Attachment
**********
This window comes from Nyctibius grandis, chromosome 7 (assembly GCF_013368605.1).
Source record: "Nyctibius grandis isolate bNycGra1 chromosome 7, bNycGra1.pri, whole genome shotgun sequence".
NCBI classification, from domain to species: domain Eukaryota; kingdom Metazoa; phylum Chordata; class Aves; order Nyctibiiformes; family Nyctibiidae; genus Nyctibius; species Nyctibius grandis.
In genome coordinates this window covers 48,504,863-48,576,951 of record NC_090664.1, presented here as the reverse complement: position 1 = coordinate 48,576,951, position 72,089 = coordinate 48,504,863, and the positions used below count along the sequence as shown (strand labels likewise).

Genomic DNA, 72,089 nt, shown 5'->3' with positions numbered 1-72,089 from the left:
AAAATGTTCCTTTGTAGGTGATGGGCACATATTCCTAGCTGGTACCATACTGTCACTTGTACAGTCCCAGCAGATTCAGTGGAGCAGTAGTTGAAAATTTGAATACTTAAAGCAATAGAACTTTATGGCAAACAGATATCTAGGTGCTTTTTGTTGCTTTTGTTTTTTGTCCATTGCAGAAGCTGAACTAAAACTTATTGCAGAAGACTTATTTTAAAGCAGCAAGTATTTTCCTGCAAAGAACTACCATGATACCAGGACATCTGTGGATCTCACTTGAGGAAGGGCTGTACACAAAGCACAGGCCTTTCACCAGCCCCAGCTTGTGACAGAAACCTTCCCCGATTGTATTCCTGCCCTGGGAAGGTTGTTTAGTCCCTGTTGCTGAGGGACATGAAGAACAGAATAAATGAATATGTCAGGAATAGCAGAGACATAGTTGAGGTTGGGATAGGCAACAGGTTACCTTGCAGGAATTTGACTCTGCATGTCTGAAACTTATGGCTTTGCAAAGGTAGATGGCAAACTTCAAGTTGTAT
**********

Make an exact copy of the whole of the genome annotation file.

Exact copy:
This window comes from Nyctibius grandis, chromosome 7 (assembly GCF_013368605.1).
Source record: "Nyctibius grandis isolate bNycGra1 chromosome 7, bNycGra1.pri, whole genome shotgun sequence".
NCBI classification, from domain to species: domain Eukaryota; kingdom Metazoa; phylum Chordata; class Aves; order Nyctibiiformes; family Nyctibiidae; genus Nyctibius; species Nyctibius grandis.
In genome coordinates this window covers 48,504,863-48,576,951 of record NC_090664.1, presented here as the reverse complement: position 1 = coordinate 48,576,951, position 72,089 = coordinate 48,504,863, and the positions used below count along the sequence as shown (strand labels likewise).

Genomic DNA, 72,089 nt, shown 5'->3' with positions numbered 1-72,089 from the left:
AAAATGTTCCTTTGTAGGTGATGGGCACATATTCCTAGCTGGTACCATACTGTCACTTGTACAGTCCCAGCAGATTCAGTGGAGCAGTAGTTGAAAATTTGAATACTTAAAGCAATAGAACTTTATGGCAAACAGATATCTAGGTGCTTTTTGTTGCTTTTGTTTTTTGTCCATTGCAGAAGCTGAACTAAAACTTATTGCAGAAGACTTATTTTAAAGCAGCAAGTATTTTCCTGCAAAGAACTACCATGATACCAGGACATCTGTGGATCTCACTTGAGGAAGGGCTGTACACAAAGCACAGGCCTTTCACCAGCCCCAGCTTGTGACAGAAACCTTCCCCGATTGTATTCCTGCCCTGGGAAGGTTGTTTAGTCCCTGTTGCTGAGGGACATGAAGAACAGAATAAATGAATATGTCAGGAATAGCAGAGACATAGTTGAGGTTGGGATAGGCAACAGGTTACCTTGCAGGAATTTGACTCTGCATGTCTGAAACTTATGGCTTTGCAAAGGTAGATGGCAAACTTCAAGTTGTAT